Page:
Stamp and Confession

 Lavacolla is where, in the old tradition, pilgrims wash themselves before continuing on the last distance to Santiago. This is where I reserved a place to stay for the night. Shortly before the village there was an old church. A sign outside said: Stamp and Confessions.
  I went in to stamp my pilgrim passport. Confession? There are many ways of washing oneself clean. I saw no priest. I’m left with any readers here as witnesses, which is more relevant to me personally.

  I’ve never pushed my physical limits like I did with this journey. My body responded accordingly. With outrage, complaining…not so different than the psyche has when I push my ego boundaries.

   A multitude of warnings, some I hadn’t previously documented: shooting foot pain, strain, exhaustion, consistently (alarmingly) bloodshot, watering eyes. Swollen ankles. Troubling but painless red marks moving up to my calves. The latter now gone. I can see my ankles again and my foot has quieted. I had no idea my body could send out so many forms of protest. I paid attention.
  Over my adult years, I’ve continually pushed the limits of my mind and spirit, often intensely, choosing to put myself in unknown, often uncomfortable territories, scary places, different cultures. The spiritual realm has been wonder-filled, in hindsight beyond what I could have imagined. That aspect has always been easy for me. The places where the ego needs to stretch and get beyond limitations, small-mindedness, not particularly easy or graceful but in the end…freeing–always.
  The first book I wrote was really about sorting out so much of what I’d encountered to that point, to find meaning, sometimes awkwardly. There was a chapter I called “Bootcamp for the Soul.”
  Here’s what I’ve discovered: This very physical Camino has been another approach to the same end. Another bootcamp and way to integrate the whole.
  Much, as I’ve written, has been mundane and difficult, a challenge. During the first communal meal…all the way back in St Jean…we were asked to say why we were undertaking the Camino. I said, “It’s a threshold.” People waited to see if I’d say more. But that’s all I could say. There was nothing else.
  In this process, I found beauty in my surroundings and camaraderie in conversations over dinner or a roadside cafe stopping for coffee. I have been reminded what it is to be fully present.
  I walked alone but found myself in community. There were times when I seriously needed physical help. I learned to be comfortable asking for assistance–and angels appeared in my path. I persisted within my physical strength which has brought me to this place.
  These awareness are coming fairly swiftly. I just wanted to jot them down. They may be better formed and more conclusive at some later point.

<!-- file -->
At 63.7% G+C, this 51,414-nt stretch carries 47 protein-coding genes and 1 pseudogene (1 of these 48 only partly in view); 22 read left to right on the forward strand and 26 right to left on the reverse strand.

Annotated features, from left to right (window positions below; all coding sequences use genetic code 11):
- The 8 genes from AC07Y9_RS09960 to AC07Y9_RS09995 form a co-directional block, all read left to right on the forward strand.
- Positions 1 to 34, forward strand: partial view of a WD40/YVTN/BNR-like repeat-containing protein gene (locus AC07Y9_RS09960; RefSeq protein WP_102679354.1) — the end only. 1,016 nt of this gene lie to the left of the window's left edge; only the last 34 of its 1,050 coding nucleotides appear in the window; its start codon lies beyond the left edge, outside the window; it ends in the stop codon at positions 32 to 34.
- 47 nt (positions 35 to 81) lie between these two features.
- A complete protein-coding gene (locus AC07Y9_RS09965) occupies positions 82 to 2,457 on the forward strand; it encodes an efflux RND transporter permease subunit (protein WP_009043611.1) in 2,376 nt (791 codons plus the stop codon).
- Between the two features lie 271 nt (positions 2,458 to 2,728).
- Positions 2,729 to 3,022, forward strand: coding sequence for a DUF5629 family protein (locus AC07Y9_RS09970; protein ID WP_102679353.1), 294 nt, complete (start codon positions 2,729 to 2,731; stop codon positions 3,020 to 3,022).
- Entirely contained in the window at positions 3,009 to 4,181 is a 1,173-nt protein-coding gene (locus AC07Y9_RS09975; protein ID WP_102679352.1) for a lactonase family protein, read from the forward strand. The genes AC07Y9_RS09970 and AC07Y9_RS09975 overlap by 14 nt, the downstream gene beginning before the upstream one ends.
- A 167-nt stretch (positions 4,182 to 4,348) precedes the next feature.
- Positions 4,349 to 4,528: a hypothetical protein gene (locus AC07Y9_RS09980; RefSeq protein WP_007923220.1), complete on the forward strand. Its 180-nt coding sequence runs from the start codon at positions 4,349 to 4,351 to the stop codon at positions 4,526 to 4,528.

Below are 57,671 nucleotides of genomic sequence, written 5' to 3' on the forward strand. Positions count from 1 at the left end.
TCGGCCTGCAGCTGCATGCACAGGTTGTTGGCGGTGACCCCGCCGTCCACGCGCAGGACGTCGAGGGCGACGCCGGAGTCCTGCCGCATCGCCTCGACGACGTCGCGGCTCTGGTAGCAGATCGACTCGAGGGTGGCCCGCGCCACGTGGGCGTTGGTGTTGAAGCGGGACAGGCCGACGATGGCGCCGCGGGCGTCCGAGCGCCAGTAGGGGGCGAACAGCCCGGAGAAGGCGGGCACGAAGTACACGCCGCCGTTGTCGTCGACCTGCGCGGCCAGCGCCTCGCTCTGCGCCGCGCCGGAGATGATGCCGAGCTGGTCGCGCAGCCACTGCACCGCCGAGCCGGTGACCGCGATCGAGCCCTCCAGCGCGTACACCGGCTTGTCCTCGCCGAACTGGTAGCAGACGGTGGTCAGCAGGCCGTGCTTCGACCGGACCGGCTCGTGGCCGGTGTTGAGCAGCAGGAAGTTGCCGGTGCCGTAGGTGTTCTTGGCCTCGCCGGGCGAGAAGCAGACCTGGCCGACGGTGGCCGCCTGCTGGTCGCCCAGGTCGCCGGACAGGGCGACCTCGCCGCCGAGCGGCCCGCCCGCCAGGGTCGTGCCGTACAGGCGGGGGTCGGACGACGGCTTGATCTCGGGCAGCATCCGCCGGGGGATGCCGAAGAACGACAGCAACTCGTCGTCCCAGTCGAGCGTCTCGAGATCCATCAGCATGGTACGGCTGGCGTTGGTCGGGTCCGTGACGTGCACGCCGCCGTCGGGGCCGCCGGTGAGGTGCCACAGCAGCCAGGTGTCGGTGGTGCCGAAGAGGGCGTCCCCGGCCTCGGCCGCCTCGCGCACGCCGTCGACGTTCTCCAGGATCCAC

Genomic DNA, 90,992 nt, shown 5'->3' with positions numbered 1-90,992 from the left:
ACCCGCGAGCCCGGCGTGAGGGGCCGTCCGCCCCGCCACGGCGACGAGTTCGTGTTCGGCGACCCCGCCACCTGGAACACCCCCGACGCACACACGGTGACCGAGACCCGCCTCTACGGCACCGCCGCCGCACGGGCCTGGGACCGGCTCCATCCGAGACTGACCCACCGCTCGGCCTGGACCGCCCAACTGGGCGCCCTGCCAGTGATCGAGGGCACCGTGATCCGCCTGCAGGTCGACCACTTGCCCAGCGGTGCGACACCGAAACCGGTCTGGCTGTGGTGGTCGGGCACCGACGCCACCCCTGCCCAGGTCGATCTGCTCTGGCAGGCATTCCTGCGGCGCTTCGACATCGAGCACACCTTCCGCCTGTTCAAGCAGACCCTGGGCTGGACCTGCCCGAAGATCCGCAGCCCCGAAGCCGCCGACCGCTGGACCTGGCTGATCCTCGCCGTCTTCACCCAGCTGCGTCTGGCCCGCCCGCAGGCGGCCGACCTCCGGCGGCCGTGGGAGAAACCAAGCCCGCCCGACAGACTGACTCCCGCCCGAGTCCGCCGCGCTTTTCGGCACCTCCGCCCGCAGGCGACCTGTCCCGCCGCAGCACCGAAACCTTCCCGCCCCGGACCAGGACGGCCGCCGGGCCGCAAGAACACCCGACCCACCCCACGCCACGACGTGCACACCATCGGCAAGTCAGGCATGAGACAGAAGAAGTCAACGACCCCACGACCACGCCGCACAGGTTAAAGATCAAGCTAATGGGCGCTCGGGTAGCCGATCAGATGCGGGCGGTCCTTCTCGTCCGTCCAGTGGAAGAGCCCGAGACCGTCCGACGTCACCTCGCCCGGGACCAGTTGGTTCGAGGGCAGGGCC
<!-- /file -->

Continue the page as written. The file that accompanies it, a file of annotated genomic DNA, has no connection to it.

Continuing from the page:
This is my confession.
  Better to capture and state now. I’m getting ready for the traditional washing–in this case a shower–and these random awarenesses may otherwise disappear down the drain.

8 thoughts on “Stamp and Confession

  1. I too am on the downside of my cancer journey. Many challenges, some emotional healing to do, and integration may take sometime. Also found many angels along the way. Love you Carla.

    Liked by 1 person

  2. Carlita, You are so close! I love this post. I’m always interested in thoughts about what the Camino means to pilgrims. Your thoughts are particularly interesting as your Camino reverberates with your spiritual journeys. What physical difficulties you’ve dealt with. Oh my. I didn’t know what to worry about the most–probably those red lines. But maybe the eyes. Hurray for the courage to continue in spite of everything. I wish I were there to give you a hug at the Cathedral. Many blessings.

    Liked by 1 person

    1. Barbara, I wish you were there, too. You’ve been a cheerleader in the greatest sense having been there yourself. It’s been more comforting than you know. I’ll feel that hug. Now…on to Santiago.


  3. Carla, For the many years I’ve known you, I have noticed that before another step up to a higher plateau, you have referred to thresholds. I remember the one you talked about after the trip to Peru in 2004, when you mentioned how it felt almost like a transparent membrane, that you felt you would bust through at any moment. This one on the Camino feels especially big for you. I’m so very inspired and have been oddly comforted by your successes, even as they are achieved at great physical exertion. You are taking a journey for us us all somehow. Can’t thank you enough for the postings and photos. Relishing each one.

    Liked by 1 person

    1. Ahhh, Julianna…I so appreciate your words on thresholds and membrane, especially over time. I’ve always thought it takes someone–outside myself–to witness, reflect back and remind me of what I’ve forgotten or didn’t see. Thank you for being a sacred witness and friend. And I am so-o-o ready to move through another threshold. I feel like I’ve been hovering there for quite a while now, with the landscape just beyond still forming. A test in patience. If this challenging journey helped move things along…for anyone…then it’s well worth it.


  4. Julianna speaks for me. As I have read your posts I have felt that you were doing this journey for all of us. Thank you for doing it for me. You are a blessing.

    Liked by 1 person

    1. Janet, you know in those months before I set out I didn’t really know why I’d decided to do it…except it was something I was doing for myself…for a change…instead of so much for others. As I’m writing this note back to you a lot is bubbling up that I’ll save for a post. At any rate, I didn’t set out to inspire. But I’m happy if any of it touches someone to inspire their own.


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